Kamerconnect: Dr.Nfor Susungi has said if Paul Biya decides to be a candidate in 2018, it shall be taken that the Tontine Union has finally collapsed. Do you think it is time for Anglophones to claim their rights to the top jobs in Yaounde?
Bara: This is what I believe. Having the top jobs does not guarantee a solution to the Anglophone problem or call it the Southern Cameroons question. The Southern Cameroons question has gone beyond appointments and marginalization. But if we must face reality according to the present state of the Cameroons, I think it is fair that the next President should be an Anglophone. But an Anglophone who does not understand the Southern Cameroons question, an Anglophone who does not seek to address the illegality of the union between both Cameroons is not fit to be the next President of the Cameroons.
Kamerconnect: Some Anglophone elites have consistently argued that there is no Anglophone problem in Cameroon. What actually is the Anglophone problem?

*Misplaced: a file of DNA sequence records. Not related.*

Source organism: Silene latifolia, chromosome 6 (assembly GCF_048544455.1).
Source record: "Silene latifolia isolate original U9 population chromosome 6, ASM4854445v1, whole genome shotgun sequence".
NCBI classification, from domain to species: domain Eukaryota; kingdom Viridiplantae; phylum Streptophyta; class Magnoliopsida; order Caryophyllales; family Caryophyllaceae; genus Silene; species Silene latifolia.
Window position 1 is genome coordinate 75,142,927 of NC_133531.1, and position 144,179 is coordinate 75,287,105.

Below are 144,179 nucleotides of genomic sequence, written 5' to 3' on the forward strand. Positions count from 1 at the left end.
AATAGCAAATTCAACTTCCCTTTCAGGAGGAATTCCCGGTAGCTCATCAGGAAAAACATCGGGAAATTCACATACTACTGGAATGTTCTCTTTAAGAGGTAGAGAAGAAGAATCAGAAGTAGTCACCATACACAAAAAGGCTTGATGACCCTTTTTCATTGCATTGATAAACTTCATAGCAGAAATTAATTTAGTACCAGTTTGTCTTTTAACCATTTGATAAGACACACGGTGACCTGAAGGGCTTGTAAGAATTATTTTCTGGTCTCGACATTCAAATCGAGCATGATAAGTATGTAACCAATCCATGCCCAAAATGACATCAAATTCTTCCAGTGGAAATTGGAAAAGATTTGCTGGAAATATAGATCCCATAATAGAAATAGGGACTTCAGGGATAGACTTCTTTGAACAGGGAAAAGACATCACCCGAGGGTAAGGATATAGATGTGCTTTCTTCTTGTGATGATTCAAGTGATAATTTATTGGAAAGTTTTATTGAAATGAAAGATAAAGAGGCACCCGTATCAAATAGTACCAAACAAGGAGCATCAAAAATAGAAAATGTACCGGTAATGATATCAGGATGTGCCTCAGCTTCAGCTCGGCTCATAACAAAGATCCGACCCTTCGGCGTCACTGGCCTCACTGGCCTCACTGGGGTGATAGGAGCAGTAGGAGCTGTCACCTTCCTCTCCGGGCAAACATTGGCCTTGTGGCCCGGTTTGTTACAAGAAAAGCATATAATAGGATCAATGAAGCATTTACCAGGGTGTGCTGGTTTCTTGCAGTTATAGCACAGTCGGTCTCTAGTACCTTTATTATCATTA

Bara: Those elites are very dishonest. I have written an article on this. But let me say it again. The Anglophone problem is unique and cannot be compared to any other problem in the Cameroons. There is no nation without problems. In the Cameroons from North to South to East to West, Cameroonians have problems of unemployment, lack of basic necessities etc. Each tribe has got a problem but Anglophones are not a tribe. The Anglophone problem is not appointments and lack of good roads, etc. The Anglophone problem is one of Constitutionality. It’s a problem of colonialism. It is a constitutional problem because one part of the Cameroons is under occupation. The original constitution in which both Cameroons came together has not been respected leading to an illegal union. If you want to solve the Anglophone problem, you must first resolve the constitutional problem between both Cameroons. The rest will naturally fall into place.